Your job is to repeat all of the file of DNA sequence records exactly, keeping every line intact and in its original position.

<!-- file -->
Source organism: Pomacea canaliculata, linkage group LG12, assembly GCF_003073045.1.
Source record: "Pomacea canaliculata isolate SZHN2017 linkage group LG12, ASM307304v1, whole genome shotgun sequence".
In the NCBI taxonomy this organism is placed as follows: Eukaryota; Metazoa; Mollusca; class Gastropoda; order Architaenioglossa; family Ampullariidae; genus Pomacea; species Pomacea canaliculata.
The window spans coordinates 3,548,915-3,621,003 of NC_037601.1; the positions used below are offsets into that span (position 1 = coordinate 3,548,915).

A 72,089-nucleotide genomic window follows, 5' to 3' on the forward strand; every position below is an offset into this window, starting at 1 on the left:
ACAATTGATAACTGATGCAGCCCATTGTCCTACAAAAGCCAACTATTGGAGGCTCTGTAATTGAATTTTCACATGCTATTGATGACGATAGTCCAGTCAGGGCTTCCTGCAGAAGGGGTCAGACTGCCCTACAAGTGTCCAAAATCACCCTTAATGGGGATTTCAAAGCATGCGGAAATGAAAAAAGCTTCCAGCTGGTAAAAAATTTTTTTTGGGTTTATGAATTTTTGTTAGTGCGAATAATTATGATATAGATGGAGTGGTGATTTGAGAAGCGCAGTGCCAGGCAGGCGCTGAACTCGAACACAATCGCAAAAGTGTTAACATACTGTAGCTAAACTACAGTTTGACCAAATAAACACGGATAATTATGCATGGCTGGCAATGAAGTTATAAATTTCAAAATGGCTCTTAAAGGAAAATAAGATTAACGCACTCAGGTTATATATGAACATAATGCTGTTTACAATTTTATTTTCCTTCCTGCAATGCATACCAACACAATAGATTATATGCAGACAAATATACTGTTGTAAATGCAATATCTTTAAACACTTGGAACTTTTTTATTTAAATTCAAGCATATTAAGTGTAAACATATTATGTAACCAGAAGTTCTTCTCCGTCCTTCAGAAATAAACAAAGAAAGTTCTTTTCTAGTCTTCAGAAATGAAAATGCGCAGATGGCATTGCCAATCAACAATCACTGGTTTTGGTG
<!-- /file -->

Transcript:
Source organism: Pomacea canaliculata, linkage group LG12, assembly GCF_003073045.1.
Source record: "Pomacea canaliculata isolate SZHN2017 linkage group LG12, ASM307304v1, whole genome shotgun sequence".
In the NCBI taxonomy this organism is placed as follows: Eukaryota; Metazoa; Mollusca; class Gastropoda; order Architaenioglossa; family Ampullariidae; genus Pomacea; species Pomacea canaliculata.
The window spans coordinates 3,548,915-3,621,003 of NC_037601.1; the positions used below are offsets into that span (position 1 = coordinate 3,548,915).

A 72,089-nucleotide genomic window follows, 5' to 3' on the forward strand; every position below is an offset into this window, starting at 1 on the left:
ACAATTGATAACTGATGCAGCCCATTGTCCTACAAAAGCCAACTATTGGAGGCTCTGTAATTGAATTTTCACATGCTATTGATGACGATAGTCCAGTCAGGGCTTCCTGCAGAAGGGGTCAGACTGCCCTACAAGTGTCCAAAATCACCCTTAATGGGGATTTCAAAGCATGCGGAAATGAAAAAAGCTTCCAGCTGGTAAAAAATTTTTTTTGGGTTTATGAATTTTTGTTAGTGCGAATAATTATGATATAGATGGAGTGGTGATTTGAGAAGCGCAGTGCCAGGCAGGCGCTGAACTCGAACACAATCGCAAAAGTGTTAACATACTGTAGCTAAACTACAGTTTGACCAAATAAACACGGATAATTATGCATGGCTGGCAATGAAGTTATAAATTTCAAAATGGCTCTTAAAGGAAAATAAGATTAACGCACTCAGGTTATATATGAACATAATGCTGTTTACAATTTTATTTTCCTTCCTGCAATGCATACCAACACAATAGATTATATGCAGACAAATATACTGTTGTAAATGCAATATCTTTAAACACTTGGAACTTTTTTATTTAAATTCAAGCATATTAAGTGTAAACATATTATGTAACCAGAAGTTCTTCTCCGTCCTTCAGAAATAAACAAAGAAAGTTCTTTTCTAGTCTTCAGAAATGAAAATGCGCAGATGGCATTGCCAATCAACAATCACTGGTTTTGGTG